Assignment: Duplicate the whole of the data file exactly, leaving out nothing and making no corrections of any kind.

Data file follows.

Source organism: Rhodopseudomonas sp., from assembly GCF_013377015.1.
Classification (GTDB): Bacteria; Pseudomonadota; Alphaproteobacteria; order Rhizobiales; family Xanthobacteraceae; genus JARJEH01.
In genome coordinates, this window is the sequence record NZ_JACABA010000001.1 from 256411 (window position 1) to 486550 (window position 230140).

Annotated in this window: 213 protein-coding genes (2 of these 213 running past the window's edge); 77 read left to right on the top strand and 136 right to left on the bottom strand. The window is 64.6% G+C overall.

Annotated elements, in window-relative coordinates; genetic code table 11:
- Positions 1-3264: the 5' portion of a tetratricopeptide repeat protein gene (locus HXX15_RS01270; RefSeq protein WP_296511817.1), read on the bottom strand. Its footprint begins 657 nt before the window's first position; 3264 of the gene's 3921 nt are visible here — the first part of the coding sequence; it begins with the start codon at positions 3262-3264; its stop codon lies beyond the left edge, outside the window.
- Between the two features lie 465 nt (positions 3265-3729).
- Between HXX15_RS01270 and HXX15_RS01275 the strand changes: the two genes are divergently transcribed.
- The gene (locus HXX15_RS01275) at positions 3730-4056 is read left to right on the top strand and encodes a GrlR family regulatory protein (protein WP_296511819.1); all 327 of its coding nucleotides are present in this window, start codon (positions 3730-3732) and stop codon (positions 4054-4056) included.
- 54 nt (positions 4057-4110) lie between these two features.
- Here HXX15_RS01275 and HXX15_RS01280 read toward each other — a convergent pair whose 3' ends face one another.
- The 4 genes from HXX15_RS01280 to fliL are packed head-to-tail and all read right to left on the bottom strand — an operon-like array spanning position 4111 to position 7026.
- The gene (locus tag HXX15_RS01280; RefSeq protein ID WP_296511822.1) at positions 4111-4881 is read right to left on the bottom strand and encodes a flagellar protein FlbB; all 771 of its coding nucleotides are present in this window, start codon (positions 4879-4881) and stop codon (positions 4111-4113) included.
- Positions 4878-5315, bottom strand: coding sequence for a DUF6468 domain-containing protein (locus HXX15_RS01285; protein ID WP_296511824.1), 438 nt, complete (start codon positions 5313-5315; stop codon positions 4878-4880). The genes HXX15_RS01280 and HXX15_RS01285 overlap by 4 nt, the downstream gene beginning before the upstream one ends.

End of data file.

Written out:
Source organism: Rhodopseudomonas sp., from assembly GCF_013377015.1.
Classification (GTDB): Bacteria; Pseudomonadota; Alphaproteobacteria; order Rhizobiales; family Xanthobacteraceae; genus JARJEH01.
In genome coordinates, this window is the sequence record NZ_JACABA010000001.1 from 256411 (window position 1) to 486550 (window position 230140).

Annotated in this window: 213 protein-coding genes (2 of these 213 running past the window's edge); 77 read left to right on the top strand and 136 right to left on the bottom strand. The window is 64.6% G+C overall.

Annotated elements, in window-relative coordinates; genetic code table 11:
- Positions 1-3264: the 5' portion of a tetratricopeptide repeat protein gene (locus HXX15_RS01270; RefSeq protein WP_296511817.1), read on the bottom strand. Its footprint begins 657 nt before the window's first position; 3264 of the gene's 3921 nt are visible here — the first part of the coding sequence; it begins with the start codon at positions 3262-3264; its stop codon lies beyond the left edge, outside the window.
- Between the two features lie 465 nt (positions 3265-3729).
- Between HXX15_RS01270 and HXX15_RS01275 the strand changes: the two genes are divergently transcribed.
- The gene (locus HXX15_RS01275) at positions 3730-4056 is read left to right on the top strand and encodes a GrlR family regulatory protein (protein WP_296511819.1); all 327 of its coding nucleotides are present in this window, start codon (positions 3730-3732) and stop codon (positions 4054-4056) included.
- 54 nt (positions 4057-4110) lie between these two features.
- Here HXX15_RS01275 and HXX15_RS01280 read toward each other — a convergent pair whose 3' ends face one another.
- The 4 genes from HXX15_RS01280 to fliL are packed head-to-tail and all read right to left on the bottom strand — an operon-like array spanning position 4111 to position 7026.
- The gene (locus tag HXX15_RS01280; RefSeq protein ID WP_296511822.1) at positions 4111-4881 is read right to left on the bottom strand and encodes a flagellar protein FlbB; all 771 of its coding nucleotides are present in this window, start codon (positions 4879-4881) and stop codon (positions 4111-4113) included.
- Positions 4878-5315, bottom strand: coding sequence for a DUF6468 domain-containing protein (locus HXX15_RS01285; protein ID WP_296511824.1), 438 nt, complete (start codon positions 5313-5315; stop codon positions 4878-4880). The genes HXX15_RS01280 and HXX15_RS01285 overlap by 4 nt, the downstream gene beginning before the upstream one ends.